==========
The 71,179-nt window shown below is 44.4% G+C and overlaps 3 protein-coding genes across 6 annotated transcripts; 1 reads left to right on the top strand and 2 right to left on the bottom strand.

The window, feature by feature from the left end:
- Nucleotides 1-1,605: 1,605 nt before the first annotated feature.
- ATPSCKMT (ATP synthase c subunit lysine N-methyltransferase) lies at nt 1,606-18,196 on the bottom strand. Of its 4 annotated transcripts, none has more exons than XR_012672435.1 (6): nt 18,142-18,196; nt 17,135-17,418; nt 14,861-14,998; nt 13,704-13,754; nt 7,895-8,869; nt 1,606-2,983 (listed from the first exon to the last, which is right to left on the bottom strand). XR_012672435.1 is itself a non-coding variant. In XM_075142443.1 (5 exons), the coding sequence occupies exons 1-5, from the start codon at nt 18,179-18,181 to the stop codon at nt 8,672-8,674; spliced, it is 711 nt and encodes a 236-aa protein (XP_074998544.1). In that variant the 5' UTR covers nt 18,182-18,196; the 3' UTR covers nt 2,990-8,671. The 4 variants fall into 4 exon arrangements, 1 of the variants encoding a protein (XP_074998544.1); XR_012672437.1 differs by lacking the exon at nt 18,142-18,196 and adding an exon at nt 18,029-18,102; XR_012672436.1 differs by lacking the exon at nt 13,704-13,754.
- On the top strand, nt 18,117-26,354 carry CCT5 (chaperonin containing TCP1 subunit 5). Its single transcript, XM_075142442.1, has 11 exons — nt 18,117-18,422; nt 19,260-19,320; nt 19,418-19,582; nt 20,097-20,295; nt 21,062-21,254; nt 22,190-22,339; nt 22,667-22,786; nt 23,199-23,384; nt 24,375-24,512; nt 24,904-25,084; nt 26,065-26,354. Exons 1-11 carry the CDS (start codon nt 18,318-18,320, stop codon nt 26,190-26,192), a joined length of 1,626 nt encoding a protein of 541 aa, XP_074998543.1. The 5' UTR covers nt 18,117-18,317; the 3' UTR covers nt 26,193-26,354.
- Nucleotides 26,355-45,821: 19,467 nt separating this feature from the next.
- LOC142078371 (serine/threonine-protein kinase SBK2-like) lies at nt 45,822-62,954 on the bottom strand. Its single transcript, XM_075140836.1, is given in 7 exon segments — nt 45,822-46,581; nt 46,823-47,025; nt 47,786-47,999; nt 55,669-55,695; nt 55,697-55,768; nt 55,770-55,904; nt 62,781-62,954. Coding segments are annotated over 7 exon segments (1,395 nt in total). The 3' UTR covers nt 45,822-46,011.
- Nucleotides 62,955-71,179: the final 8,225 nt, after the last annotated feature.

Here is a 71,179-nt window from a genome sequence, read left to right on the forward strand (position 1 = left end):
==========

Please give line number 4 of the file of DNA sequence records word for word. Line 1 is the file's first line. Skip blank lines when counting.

- ATPSCKMT (ATP synthase c subunit lysine N-methyltransferase) lies at nt 1,606-18,196 on the bottom strand. Of its 4 annotated transcripts, none has more exons than XR_012672435.1 (6): nt 18,142-18,196; nt 17,135-17,418; nt 14,861-14,998; nt 13,704-13,754; nt 7,895-8,869; nt 1,606-2,983 (listed from the first exon to the last, which is right to left on the bottom strand). XR_012672435.1 is itself a non-coding variant. In XM_075142443.1 (5 exons), the coding sequence occupies exons 1-5, from the start codon at nt 18,179-18,181 to the stop codon at nt 8,672-8,674; spliced, it is 711 nt and encodes a 236-aa protein (XP_074998544.1). In that variant the 5' UTR covers nt 18,182-18,196; the 3' UTR covers nt 2,990-8,671. The 4 variants fall into 4 exon arrangements, 1 of the variants encoding a protein (XP_074998544.1); XR_012672437.1 differs by lacking the exon at nt 18,142-18,196 and adding an exon at nt 18,029-18,102; XR_012672436.1 differs by lacking the exon at nt 13,704-13,754.